8 Things You Need to Remember About Email Archiving
John Mancini

By: John Mancini on October 27th, 2009

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8 Things You Need to Remember About Email Archiving

Email Management  |  Archiving  |  eDiscovery

  1. Have a well defined and detailed calculated business case.

    Organizations are facing various challenges to take back control and unlock the business value of content, especially in emails. Four challenges drive the business case for email management:

    1. Archive email and content for storage space management to reduce operational costs introduced by the increasing volume and size of emails and multiple formats of content types
    2. Manage email and content for legal obligations to comply with different rules and regulations which create duties of evidence and documentation, facilitate eDiscovery, or indicate supervision and monitoring for non-compliance
    3. Combine email and content to other loosely managed content to minimize risks caused by increased organizational scale and complexity, changed speed and style of communication, lost knowledge.
    4. Manage email and content to gain efficiency. Associate email and content to processes and business applications to accelerate business processes

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    In your business case, you should state the cost savings for annual storage increases, maintenance, licenses, and data center costs. Maybe you save license costs due to decommissioning. For the case of compliance, you should state the costs of eDiscovery minimum for the last two years and the savings. Input factors for calculation, for example, the number of discoverable custodian mailboxes, the number of eDiscovery events per year, the cost of IT including administrator work, the cost of tape restoration, and the cost of attorney services.

    Besides these quantifiable benefits, there are also qualitative benefits, including improved search facilities. These benefits should not be underestimated.

  2. Have the right stakeholders on board.

    A project for message archiving affects the entire organization. The solution needs consensus and corporation of at least three departments: IT, legal/compliance, and business. Unfortunately, they often fail to communicate effectively with each other and within the department. Historical communications barriers must be broken down. A new understanding of the roles and responsibilities of all stakeholders must be set up to gain senior management support. At most, they discuss topics of budget, retention, and disposition or policies/procedures.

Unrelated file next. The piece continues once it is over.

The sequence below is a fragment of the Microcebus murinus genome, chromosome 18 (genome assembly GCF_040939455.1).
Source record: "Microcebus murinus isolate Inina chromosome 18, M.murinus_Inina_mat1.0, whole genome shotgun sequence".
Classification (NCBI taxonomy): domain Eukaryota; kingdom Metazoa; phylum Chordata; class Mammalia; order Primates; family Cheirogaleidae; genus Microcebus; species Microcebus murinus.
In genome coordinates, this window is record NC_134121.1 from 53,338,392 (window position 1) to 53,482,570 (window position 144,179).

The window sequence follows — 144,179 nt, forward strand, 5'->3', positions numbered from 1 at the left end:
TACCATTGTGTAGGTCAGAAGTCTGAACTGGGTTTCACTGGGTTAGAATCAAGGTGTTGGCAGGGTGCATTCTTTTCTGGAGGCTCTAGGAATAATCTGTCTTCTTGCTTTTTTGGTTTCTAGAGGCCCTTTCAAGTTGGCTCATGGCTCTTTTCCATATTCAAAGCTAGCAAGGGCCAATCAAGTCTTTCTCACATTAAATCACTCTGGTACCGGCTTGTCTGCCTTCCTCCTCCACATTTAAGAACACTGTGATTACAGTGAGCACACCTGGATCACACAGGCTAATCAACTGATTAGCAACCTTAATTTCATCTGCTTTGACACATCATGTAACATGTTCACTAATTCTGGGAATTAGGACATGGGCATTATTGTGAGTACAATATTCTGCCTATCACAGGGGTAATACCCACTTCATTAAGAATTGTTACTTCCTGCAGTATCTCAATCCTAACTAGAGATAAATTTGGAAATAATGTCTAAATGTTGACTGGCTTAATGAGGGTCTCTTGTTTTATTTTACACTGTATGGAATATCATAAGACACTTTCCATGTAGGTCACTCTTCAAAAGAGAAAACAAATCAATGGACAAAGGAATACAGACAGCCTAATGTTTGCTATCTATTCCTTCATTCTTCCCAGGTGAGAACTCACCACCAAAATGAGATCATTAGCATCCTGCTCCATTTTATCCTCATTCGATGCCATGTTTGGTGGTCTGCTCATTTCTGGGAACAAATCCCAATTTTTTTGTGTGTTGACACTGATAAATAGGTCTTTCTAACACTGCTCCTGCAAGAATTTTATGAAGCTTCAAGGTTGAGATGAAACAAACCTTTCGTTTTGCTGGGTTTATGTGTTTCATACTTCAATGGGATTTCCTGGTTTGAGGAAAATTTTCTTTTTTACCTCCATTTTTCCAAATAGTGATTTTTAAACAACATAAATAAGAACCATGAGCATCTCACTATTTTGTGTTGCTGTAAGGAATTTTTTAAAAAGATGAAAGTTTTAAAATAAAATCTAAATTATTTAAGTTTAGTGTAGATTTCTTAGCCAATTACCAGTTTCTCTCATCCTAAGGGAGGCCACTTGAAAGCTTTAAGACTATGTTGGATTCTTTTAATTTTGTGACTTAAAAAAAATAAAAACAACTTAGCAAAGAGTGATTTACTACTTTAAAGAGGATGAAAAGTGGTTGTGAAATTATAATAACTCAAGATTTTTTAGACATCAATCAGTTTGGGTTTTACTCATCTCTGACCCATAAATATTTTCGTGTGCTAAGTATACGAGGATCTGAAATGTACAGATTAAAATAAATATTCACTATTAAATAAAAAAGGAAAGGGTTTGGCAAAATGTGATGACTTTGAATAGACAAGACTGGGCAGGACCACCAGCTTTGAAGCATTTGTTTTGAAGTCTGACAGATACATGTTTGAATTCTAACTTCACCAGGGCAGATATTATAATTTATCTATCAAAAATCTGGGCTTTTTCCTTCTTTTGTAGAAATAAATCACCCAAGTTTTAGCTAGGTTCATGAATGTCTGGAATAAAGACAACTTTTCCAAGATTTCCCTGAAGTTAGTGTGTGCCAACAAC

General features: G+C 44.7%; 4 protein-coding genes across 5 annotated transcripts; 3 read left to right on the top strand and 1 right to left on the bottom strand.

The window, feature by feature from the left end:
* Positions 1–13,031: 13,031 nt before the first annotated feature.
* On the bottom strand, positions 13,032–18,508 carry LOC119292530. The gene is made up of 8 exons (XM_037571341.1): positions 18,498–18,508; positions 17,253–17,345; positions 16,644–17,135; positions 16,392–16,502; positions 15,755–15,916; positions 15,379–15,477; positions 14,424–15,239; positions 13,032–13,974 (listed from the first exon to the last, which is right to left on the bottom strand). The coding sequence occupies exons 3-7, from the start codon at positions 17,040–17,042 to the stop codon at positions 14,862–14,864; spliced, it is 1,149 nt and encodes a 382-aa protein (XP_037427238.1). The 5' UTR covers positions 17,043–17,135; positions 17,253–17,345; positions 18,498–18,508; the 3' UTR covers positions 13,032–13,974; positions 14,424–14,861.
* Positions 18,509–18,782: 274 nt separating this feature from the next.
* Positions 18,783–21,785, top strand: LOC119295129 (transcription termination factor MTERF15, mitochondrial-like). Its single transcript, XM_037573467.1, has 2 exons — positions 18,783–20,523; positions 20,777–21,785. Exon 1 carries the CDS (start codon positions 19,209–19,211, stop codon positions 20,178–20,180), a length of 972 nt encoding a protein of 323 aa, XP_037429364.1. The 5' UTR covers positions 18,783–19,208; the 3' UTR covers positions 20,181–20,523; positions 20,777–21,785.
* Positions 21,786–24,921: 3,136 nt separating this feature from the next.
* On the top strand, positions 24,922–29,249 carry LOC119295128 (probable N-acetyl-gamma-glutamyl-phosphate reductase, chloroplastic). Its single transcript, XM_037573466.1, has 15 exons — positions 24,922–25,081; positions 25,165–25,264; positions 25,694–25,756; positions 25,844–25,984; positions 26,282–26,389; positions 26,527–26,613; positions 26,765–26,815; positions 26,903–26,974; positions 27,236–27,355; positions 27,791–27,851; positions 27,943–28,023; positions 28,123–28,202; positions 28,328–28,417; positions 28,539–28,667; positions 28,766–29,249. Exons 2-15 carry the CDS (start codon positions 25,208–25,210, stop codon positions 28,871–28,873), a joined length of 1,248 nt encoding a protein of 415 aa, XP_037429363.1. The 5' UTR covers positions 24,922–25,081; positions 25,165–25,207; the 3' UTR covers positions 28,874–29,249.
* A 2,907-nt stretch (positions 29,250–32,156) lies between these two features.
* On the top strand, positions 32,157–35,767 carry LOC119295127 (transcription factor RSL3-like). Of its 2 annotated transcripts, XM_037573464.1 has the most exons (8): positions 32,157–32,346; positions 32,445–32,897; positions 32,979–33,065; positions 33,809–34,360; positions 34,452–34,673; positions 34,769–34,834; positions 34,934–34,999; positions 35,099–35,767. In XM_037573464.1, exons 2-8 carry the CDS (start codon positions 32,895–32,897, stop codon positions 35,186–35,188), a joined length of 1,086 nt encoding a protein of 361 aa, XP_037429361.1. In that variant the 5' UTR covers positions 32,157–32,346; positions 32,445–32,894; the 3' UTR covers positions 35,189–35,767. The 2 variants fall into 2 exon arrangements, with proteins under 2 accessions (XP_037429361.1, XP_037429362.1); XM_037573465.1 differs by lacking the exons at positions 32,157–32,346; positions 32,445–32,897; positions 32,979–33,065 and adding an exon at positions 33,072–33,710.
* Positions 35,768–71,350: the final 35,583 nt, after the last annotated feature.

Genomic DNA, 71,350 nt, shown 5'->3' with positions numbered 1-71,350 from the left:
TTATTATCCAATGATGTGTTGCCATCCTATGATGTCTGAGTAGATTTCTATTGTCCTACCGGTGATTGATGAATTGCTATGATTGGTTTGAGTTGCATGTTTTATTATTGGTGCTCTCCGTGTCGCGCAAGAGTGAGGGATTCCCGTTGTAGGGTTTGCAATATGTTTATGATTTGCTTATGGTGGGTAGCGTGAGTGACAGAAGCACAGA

3. Stakeholders should be aware of their requirements.

    Stakeholders should structure their requirements in functional, legal, and technical requirements. The requirements must be weighed between “must-have” and “nice-to-have.” Typical primary categories for functional requirements are capture, attachment handling, indexing, search/retrieval, and offline support. Support of legal hold and supervision are examples for requirements of the Legal/Compliance department. Questions of architecture, integration, security, and confidentiality are raised by the IT department during the evaluation process of a vendor solution.

  4. Have a policy in place.

    In 2008, BearingPoint conducted a survey on email management among 500 companies in Germany, Austria, and Switzerland. One key finding was that email management is more than saving storage costs! The most important aspects are

    • Search & Find
    • Existence of written rules to handle emails (policies)
    • Avoidance of risks, such as in cases of violation of laws or deadlines to be missed
    • Alignment with business processes

    Only 22% of the participating companies responded that they had companywide policies. Existing policies covered the use of private emails (67%), mailbox size (62%), and offensive content (53%). Monitoring is centrally organized (50%). The Chief Information Officer (CIO) is responsible for preparing and monitoring the compliance of rules (37%).

    The policy for email archiving should be developed by all stakeholders. It should contain goals, aspects of usage and allowance, legal issues, ownership and security, retention, and disposition.

  5. Think about retention and disposition.